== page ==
While Eurocopter has a focus on the oil and gas sector for the EC175 from the beginning, their main European competitors, AgustaWestland (AW), originally were looking at the military market when they conceived the AW149. A key target was the competition for over 100 aircraft for the Turkish Utility Helicopter Program. The 8.6t AW149 is crudely a scaled up version of the company’s exceptionally successful AW139 medium, stretched, widened and up-engined. Publically revealed at the 2006 Farnbourgh Air Show, the first prototype AW149 flew in November 2009. The second AW149 prototype, with production standard engines and transmission flew in February 2011. Unfortunately, in April 2011, the Turks announced they were going to order Sikorsky Black Hawk helicopters instead. Not to be dissuaded, that summer at the Paris Air Show AW announced the 8.3t AW189 aimed at the civil market. Capitalising on the prior AW149 work and the slip in certification of the EC175, AW have been able to make rapid progress, with early sales and first flight of the prototype AW189 in December 2011 (registered I-RAIH, but with a serial number 49003 that gives its AW149 origins). The first production AW189 made its maiden flight at AgustaWestland’s Vergiate plant in Italy in October 2013. Type certification slipped slightly from the target of late 2013 until 7 February 2014, just days after the EC175.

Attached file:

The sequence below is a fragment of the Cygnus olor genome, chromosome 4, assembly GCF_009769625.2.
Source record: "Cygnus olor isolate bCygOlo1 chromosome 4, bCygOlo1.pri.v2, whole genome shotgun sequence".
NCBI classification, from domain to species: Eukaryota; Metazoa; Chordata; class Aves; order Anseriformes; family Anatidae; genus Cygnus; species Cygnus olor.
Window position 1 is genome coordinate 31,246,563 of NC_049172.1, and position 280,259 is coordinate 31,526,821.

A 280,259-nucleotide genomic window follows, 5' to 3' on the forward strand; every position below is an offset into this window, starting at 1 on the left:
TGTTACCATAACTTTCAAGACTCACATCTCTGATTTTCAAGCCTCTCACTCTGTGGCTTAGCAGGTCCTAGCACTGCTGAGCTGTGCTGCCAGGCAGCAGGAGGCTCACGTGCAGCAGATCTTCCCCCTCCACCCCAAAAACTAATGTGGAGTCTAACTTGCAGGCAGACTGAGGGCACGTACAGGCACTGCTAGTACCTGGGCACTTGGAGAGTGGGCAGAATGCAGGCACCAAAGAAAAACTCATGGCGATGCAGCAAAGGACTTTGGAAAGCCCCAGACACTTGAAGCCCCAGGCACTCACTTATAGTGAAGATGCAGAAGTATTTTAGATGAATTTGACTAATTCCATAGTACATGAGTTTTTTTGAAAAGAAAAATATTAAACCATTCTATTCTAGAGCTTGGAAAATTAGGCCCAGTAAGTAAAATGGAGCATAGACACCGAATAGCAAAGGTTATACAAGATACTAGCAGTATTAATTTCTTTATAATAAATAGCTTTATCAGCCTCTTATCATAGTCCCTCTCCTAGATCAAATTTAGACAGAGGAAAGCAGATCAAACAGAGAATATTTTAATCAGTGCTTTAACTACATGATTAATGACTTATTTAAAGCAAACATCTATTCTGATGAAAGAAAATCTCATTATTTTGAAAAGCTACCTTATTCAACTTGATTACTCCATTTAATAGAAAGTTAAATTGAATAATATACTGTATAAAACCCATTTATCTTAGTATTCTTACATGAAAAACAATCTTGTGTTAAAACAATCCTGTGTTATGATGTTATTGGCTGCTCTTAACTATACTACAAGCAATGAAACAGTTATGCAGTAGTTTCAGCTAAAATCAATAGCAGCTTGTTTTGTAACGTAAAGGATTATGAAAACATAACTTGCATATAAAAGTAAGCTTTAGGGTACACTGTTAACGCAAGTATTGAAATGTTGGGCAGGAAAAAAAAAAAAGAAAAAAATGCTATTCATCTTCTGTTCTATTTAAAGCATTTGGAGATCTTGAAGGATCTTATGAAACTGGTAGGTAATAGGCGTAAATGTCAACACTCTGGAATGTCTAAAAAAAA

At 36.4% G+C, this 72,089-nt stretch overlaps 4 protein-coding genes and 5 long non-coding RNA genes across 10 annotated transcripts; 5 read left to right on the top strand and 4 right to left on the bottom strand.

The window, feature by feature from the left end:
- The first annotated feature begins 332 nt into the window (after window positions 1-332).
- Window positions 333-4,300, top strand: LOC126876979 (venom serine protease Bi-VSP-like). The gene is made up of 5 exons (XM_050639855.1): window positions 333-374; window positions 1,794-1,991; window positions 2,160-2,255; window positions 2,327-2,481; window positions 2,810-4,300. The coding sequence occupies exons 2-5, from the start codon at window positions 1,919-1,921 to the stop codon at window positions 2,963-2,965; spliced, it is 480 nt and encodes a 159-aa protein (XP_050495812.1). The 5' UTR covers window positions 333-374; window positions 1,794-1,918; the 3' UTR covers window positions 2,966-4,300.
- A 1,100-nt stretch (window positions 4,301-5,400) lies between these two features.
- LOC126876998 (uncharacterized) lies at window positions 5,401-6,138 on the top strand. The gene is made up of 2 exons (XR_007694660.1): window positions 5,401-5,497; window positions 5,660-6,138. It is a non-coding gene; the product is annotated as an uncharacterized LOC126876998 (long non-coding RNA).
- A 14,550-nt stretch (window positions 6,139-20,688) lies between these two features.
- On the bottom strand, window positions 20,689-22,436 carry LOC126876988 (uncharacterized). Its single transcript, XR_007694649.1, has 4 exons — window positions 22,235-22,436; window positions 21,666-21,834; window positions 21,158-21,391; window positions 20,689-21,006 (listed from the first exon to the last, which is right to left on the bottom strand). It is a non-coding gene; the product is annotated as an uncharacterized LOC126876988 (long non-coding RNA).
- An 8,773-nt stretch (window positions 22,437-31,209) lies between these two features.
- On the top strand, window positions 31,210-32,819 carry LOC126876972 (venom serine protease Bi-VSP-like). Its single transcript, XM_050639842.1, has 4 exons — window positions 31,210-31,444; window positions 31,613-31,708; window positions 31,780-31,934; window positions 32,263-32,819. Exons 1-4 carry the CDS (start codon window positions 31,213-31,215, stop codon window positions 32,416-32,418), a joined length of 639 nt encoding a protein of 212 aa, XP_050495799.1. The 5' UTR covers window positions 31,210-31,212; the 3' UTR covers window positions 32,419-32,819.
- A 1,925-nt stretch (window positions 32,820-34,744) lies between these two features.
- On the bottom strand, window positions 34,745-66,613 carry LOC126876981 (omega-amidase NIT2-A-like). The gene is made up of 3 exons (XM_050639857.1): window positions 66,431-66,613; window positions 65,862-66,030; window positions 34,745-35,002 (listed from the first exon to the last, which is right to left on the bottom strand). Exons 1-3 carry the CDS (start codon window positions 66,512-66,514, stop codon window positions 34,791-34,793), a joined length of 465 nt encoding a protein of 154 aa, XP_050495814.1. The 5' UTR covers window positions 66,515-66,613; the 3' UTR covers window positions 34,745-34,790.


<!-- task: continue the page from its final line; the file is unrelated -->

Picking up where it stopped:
Test pilot perspective March 2013: https://www.youtube.com/watch?v=ruGylnAxW8s
Video of the 2014 AW189 on a US sales tour: http://www.youtube.com/watch?v=87QYSUHv-cM
The launch customer is Bristow who ordered their first 6 in late 2011 for oil and gas use and have since ordered 11 to be part of the UK SAR fleet. Two Italian made AW189s have been placed on the UK register, G-OENA and G-OENB (for ‘One Eight Nine’), serial numbers 49007 and 49008 respectively. Both are now at Norwich for crew training. In October 2013 it was announced that the first aircraft would commence operations for GDF SUEZ E&P UK from Norwich. At the time Jean-Claude Perdigues, GDF’s MD said: ‘The AW189 is of the highest technical specification and we are privileged to provide this new generation aircraft for passenger transfers as we move towards first gas from Cygnus, the largest gas discovery in the Southern North Sea in the last 25 years, in 2015.’ Oil and gas operations in Norwich are due to commence very shortly at the end of the work up process. Bristow’s first SAR AW189s are in build, all but the first at the second production line, in Yeovil.
UPDATE November 2014: The first Italian built SAR aircraft has been seen in the UK.
AW sales brochures (UPDATED, as expected, at Farnborough International 2014):
EASA Type Certificate Data Sheet for the AW189: http://easa.europa.eu/document-library/type-certificates/easar510
UPDATE 17 July 2014: See our post Farnborough update on AW189 Progress.